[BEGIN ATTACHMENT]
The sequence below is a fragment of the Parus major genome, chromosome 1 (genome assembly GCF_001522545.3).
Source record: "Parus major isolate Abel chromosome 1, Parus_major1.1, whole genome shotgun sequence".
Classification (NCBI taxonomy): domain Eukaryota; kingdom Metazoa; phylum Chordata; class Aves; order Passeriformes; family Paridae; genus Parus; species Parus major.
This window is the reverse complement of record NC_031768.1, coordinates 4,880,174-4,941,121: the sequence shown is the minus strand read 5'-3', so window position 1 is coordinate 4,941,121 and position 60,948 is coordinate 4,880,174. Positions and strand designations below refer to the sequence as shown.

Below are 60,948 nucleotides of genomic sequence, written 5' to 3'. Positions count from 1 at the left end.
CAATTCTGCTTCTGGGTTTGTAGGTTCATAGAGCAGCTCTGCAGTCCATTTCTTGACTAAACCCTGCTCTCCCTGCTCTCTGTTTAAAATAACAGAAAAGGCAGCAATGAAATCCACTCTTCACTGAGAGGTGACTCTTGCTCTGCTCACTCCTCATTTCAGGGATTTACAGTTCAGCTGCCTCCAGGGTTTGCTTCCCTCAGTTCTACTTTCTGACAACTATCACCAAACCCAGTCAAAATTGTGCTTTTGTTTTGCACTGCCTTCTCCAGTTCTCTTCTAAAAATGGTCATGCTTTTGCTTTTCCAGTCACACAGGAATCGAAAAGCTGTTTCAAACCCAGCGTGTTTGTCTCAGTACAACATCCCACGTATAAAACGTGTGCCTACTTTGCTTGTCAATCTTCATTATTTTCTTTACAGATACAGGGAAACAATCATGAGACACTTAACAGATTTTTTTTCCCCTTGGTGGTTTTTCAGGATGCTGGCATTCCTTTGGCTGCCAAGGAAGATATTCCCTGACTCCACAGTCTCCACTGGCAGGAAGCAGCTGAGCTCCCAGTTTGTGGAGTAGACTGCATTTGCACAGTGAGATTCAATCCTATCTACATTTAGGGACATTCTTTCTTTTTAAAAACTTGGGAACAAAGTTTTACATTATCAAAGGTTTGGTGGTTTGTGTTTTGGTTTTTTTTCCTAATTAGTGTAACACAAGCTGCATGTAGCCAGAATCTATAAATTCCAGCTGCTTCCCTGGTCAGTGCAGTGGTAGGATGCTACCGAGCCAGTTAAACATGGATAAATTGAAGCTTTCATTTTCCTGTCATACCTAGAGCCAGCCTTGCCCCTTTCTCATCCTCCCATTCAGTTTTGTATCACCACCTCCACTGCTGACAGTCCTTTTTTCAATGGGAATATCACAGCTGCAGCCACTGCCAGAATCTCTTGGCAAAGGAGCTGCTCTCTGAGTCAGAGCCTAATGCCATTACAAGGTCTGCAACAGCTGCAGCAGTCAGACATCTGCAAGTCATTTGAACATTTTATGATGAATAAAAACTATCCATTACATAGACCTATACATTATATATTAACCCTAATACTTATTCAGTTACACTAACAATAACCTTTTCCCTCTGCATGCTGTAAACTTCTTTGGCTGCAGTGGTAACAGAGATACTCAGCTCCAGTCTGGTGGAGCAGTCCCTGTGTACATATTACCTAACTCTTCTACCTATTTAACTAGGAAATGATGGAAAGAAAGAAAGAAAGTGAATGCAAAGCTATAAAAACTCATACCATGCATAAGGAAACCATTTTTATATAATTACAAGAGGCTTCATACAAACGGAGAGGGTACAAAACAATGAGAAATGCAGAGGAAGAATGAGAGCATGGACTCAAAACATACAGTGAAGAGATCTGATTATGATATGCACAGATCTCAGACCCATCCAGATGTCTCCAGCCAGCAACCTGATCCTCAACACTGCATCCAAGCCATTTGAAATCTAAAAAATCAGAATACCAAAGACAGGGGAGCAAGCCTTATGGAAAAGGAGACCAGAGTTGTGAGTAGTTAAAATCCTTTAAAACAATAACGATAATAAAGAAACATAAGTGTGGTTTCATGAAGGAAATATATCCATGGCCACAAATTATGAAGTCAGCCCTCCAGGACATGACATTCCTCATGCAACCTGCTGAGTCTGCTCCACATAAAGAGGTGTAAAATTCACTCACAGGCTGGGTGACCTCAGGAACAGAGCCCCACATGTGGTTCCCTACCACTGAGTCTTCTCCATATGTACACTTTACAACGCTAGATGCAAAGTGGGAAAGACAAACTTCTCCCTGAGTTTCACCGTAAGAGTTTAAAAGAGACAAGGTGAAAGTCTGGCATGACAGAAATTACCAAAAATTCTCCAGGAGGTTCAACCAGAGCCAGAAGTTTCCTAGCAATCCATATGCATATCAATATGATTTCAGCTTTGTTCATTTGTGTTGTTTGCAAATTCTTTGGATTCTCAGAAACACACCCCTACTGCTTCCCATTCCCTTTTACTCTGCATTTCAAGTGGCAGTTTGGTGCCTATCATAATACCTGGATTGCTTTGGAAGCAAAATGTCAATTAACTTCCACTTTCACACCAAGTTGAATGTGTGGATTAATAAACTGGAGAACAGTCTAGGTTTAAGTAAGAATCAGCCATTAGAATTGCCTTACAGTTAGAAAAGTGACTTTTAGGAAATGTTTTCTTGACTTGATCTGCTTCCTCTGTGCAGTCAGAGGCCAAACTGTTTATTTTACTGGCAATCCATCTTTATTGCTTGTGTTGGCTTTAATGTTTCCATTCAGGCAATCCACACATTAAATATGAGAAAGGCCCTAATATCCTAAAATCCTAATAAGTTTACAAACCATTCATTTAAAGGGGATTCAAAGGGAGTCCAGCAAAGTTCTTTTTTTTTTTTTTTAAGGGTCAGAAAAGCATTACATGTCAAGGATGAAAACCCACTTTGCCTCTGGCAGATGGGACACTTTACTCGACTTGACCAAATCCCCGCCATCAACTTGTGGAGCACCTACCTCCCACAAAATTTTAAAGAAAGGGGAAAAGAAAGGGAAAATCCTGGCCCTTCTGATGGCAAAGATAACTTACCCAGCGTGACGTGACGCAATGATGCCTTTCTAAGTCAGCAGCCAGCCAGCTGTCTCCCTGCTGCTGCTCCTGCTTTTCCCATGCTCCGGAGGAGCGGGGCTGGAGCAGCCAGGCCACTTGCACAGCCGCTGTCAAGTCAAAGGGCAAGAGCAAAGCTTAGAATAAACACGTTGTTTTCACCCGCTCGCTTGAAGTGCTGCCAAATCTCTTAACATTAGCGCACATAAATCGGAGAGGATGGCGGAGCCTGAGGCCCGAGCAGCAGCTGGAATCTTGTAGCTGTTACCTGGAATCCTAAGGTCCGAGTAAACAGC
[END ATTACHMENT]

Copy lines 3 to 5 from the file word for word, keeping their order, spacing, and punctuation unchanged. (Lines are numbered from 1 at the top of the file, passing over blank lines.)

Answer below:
Classification (NCBI taxonomy): domain Eukaryota; kingdom Metazoa; phylum Chordata; class Aves; order Passeriformes; family Paridae; genus Parus; species Parus major.
This window is the reverse complement of record NC_031768.1, coordinates 4,880,174-4,941,121: the sequence shown is the minus strand read 5'-3', so window position 1 is coordinate 4,941,121 and position 60,948 is coordinate 4,880,174. Positions and strand designations below refer to the sequence as shown.

Below are 60,948 nucleotides of genomic sequence, written 5' to 3'. Positions count from 1 at the left end.